While the business environment is not as robust as it was back in the pre-recession days, resorts—which bore much of the brunt of the meetings industry’s recent challenges—appear to be bouncing back.
This is in part, according to group sales managers in several Southern resorts, because the perception issue—the so-called AIG Effect—that afflicted resorts so harshly during the recession has finally faded away.
“It’s no longer dictating site selection,” says Marty Couch, director of group sales at Kiawah Island Golf Resort on Kiawah Island, S.C. “What used to be a concern for the luxury segment has definitely subsided; it doesn’t come up in conversation like it used to.”
That’s good news for Robert Filipelli, managing director of sales & marketing for the El Conquistador Resort & Conference Center in Las Croabas, Puerto Rico.
“Just because a group was flying over water, attendees were thought to be going on a boondoggle,” Filipelli says. “That has turned around.”
Alex Gregory, director of sales and marketing for Sea Island Resorts in Sea Island, Ga., says the increase in short-term bookings that resorts are experiencing is a sign that business is picking up.
“We’re still seeing dynamic business, where the booking window is continuing to shorten,” he says. “A lot of times that is being dictated by the CEO and whether or not he’ll commit to holding a meeting.”
Kiawah’s Couch agrees. In February he filled a two-day, 150-room hole in his April 2012 calendar—a booking window of under 60 days.
“Companies are again holding face-to-face meetings,” he says.
So what is the ROI in bringing meetings to resorts? “Value” is the operative word, says Penny Jackson, group sales manager for the Sandestin Golf and Beach Resort in Destin, Fla.
“Everybody is looking for value now and planners are being asked to show ROI and justify their meetings,” she says.
Jackson is seeing shorter stays, which requires the property to eliminate travel time for off-site activities, she says.
“They don’t have a lot of time to spend on excursions and activities, so convenience is a key,” Jackson says.
Consequently, she contends, resorts work because everything a group needs—meeting space, dining options and activities—is all in one spot.
“You get cost savings because you don’t have to book multiple venues and pay for transportation to shuttle attendees off-property,” she notes.
Resorts also allow attendees to do pre- and post-event stays.
“They can add in a little vacation time without incurring more travel expenses,” Jackson says. “Sandestin is always a great location for something like that because you don’t want to just get here, meet, and then just go home. You want to relax and enjoy the resort as well.”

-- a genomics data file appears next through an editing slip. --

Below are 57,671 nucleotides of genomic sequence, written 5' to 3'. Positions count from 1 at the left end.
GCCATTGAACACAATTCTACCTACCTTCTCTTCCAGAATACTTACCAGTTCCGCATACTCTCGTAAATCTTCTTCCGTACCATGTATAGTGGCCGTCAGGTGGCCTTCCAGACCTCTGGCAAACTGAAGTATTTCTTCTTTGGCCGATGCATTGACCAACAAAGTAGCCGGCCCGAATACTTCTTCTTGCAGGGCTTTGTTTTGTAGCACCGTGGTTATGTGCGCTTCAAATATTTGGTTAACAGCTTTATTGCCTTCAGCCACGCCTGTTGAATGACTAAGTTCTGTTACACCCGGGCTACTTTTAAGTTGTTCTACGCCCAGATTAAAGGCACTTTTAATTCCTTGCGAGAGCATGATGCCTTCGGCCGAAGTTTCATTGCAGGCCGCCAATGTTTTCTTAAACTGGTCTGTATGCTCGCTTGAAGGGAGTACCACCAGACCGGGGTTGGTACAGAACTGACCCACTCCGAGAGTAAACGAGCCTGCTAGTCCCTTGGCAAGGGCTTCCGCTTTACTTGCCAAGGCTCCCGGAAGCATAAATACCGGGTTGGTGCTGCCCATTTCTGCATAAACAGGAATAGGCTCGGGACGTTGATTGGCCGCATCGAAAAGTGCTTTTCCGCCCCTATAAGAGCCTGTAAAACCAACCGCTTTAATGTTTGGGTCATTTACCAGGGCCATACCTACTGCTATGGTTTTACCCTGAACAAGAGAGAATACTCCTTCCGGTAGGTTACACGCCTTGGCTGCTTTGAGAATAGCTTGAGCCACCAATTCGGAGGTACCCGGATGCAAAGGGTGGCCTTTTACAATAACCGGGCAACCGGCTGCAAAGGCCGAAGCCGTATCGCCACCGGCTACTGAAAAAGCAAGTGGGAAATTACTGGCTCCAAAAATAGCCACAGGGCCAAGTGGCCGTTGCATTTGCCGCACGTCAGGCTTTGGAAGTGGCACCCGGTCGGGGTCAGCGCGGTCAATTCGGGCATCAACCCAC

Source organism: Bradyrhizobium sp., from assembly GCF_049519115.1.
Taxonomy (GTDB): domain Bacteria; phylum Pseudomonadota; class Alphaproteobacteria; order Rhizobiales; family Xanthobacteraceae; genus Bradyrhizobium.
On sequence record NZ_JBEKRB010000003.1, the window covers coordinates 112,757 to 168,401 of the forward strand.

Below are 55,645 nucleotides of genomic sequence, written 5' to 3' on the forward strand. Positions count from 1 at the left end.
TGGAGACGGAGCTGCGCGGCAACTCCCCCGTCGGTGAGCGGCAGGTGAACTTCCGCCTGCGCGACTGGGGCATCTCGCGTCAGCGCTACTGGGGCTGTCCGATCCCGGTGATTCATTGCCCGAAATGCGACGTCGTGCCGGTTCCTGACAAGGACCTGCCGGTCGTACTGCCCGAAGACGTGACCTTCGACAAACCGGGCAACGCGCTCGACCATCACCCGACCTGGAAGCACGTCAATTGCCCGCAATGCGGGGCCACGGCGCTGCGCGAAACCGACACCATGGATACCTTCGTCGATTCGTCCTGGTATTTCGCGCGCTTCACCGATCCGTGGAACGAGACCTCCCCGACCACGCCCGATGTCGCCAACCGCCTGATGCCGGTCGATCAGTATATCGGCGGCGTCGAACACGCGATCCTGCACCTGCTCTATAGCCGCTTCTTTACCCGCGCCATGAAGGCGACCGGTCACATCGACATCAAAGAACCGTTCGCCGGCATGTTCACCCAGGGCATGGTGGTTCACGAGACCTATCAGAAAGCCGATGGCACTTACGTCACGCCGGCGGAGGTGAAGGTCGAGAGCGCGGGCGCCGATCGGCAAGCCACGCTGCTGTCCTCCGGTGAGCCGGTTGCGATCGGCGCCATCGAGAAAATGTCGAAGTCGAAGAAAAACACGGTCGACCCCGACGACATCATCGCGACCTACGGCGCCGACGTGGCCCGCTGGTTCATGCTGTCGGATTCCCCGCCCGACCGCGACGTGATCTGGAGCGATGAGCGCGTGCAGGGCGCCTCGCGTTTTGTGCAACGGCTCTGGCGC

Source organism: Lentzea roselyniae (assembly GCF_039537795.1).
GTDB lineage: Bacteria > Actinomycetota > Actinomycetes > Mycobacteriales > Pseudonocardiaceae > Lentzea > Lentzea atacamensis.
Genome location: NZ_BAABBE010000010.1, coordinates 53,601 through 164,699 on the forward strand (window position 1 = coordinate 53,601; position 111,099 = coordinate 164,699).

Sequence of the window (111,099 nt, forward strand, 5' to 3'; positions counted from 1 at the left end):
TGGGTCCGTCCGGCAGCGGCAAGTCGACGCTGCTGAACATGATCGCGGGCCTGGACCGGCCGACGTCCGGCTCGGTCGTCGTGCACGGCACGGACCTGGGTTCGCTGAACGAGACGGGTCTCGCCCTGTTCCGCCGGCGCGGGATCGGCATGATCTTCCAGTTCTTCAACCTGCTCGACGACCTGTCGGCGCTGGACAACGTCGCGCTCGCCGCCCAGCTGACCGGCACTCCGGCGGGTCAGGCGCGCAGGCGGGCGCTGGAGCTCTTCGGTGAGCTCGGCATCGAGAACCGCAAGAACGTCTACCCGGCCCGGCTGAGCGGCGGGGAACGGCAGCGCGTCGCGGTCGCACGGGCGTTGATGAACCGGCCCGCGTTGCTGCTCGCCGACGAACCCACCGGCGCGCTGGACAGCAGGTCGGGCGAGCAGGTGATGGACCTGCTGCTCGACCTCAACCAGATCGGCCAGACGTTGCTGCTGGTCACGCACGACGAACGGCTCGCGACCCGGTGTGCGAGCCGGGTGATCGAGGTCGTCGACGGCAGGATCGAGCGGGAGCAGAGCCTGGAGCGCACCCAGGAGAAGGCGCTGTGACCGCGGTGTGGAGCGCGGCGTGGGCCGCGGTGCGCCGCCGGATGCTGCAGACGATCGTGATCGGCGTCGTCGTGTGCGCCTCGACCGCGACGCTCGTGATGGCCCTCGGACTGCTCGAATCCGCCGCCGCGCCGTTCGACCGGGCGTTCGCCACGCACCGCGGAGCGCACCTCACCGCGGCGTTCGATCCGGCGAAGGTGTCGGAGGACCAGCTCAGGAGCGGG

Filipelli says that at the El Conquistador, the value is evident.
The resort’s meeting space—over 100,000 square feet—and location overlooking the Atlantic Ocean gives him selling bonuses, he says.
“We provide a lot of different offerings for different types of meetings and groups,” Filipelli says, “and that makes our destination work.”
Safety and security considerations can work in a resort’s favor because they are self-contained. Sea Island, for example, hosted the G8 Summit in 2004 and has established a reputation as a safe and secure meeting place—an increasingly important offering to some groups.
“These days there are a lot of concerns about doing business in a secure environment,” Gregory says. “We offer safety and security.”
Groups that are willing to book off-peak can find value at resorts.
Off-peak at the Sandestin—located on the Florida Panhandle—is from November through February; exactly opposite of South Florida.
“They can get the same rooms for a little more than half of what they would have to pay during the summer,” Jackson says.
The fall and spring shoulder seasons—although more expensive than the winter—still represent good value, she notes.
While resorts have generally recovered from the dark days of 2008-2010, the meetings mix seems to have evolved.
For example, Sea Island continues to attract meeting business from the financial/insurance and technology sectors, among others, while the El Conquistador has broadened its focus.
“We’ve always been a business resort,” Filipelli says.
But, Filipelli says the El Conquistador has learned it must diversify its meeting clients to be successful. According to Filipelli, the 2008 crash came at a bad time for the El Conquistador: “We had just finished a big renovation and were primed to go after top-end meetings, but those meetings just dried up.”
Some of those markets are showing increased strength, but now the El Conquistador is reaching out to alternate markets as well. The hotel has amped up efforts to attract association business.
Sometimes what gets lost when meeting at a resort is just that—holding the meeting.
But just because a meeting is being held in a beautiful, relaxing location doesn’t mean there will be too many distractions for attendees to concentrate, Filipelli says.
“I think most meeting attendees are pretty good at focusing on the business at hand,” he says. “Then they have time to head outside and enjoy everything a resort has to offer.”
Michael Bassett, a freelance journalist, has been to his share of resort meetings.